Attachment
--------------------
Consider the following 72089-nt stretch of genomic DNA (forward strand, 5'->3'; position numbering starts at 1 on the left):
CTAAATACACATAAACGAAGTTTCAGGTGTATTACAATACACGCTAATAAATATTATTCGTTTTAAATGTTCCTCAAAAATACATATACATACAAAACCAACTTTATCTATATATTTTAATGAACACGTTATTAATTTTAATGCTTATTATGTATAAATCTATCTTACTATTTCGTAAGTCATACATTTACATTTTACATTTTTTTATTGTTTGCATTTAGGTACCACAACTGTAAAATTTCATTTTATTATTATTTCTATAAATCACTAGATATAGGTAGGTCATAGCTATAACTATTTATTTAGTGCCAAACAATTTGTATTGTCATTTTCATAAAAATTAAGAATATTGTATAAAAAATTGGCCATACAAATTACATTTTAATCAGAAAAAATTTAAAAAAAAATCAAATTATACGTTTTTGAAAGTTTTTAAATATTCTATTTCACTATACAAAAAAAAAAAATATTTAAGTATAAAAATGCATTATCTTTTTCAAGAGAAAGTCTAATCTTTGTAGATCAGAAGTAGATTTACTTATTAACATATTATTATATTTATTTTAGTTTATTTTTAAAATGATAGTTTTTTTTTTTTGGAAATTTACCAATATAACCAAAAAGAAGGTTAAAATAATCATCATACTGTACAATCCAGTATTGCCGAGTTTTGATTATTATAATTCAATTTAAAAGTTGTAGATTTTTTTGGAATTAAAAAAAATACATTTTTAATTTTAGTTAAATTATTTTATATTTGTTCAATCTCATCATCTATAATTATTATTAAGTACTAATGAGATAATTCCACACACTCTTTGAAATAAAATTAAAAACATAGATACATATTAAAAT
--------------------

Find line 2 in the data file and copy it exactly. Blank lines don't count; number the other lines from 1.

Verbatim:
CTAAATACACATAAACGAAGTTTCAGGTGTATTACAATACACGCTAATAAATATTATTCGTTTTAAATGTTCCTCAAAAATACATATACATACAAAACCAACTTTATCTATATATTTTAATGAACACGTTATTAATTTTAATGCTTATTATGTATAAATCTATCTTACTATTTCGTAAGTCATACATTTACATTTTACATTTTTTTATTGTTTGCATTTAGGTACCACAACTGTAAAATTTCATTTTATTATTATTTCTATAAATCACTAGATATAGGTAGGTCATAGCTATAACTATTTATTTAGTGCCAAACAATTTGTATTGTCATTTTCATAAAAATTAAGAATATTGTATAAAAAATTGGCCATACAAATTACATTTTAATCAGAAAAAATTTAAAAAAAAATCAAATTATACGTTTTTGAAAGTTTTTAAATATTCTATTTCACTATACAAAAAAAAAAAATATTTAAGTATAAAAATGCATTATCTTTTTCAAGAGAAAGTCTAATCTTTGTAGATCAGAAGTAGATTTACTTATTAACATATTATTATATTTATTTTAGTTTATTTTTAAAATGATAGTTTTTTTTTTTTGGAAATTTACCAATATAACCAAAAAGAAGGTTAAAATAATCATCATACTGTACAATCCAGTATTGCCGAGTTTTGATTATTATAATTCAATTTAAAAGTTGTAGATTTTTTTGGAATTAAAAAAAATACATTTTTAATTTTAGTTAAATTATTTTATATTTGTTCAATCTCATCATCTATAATTATTATTAAGTACTAATGAGATAATTCCACACACTCTTTGAAATAAAATTAAAAACATAGATACATATTAAAAT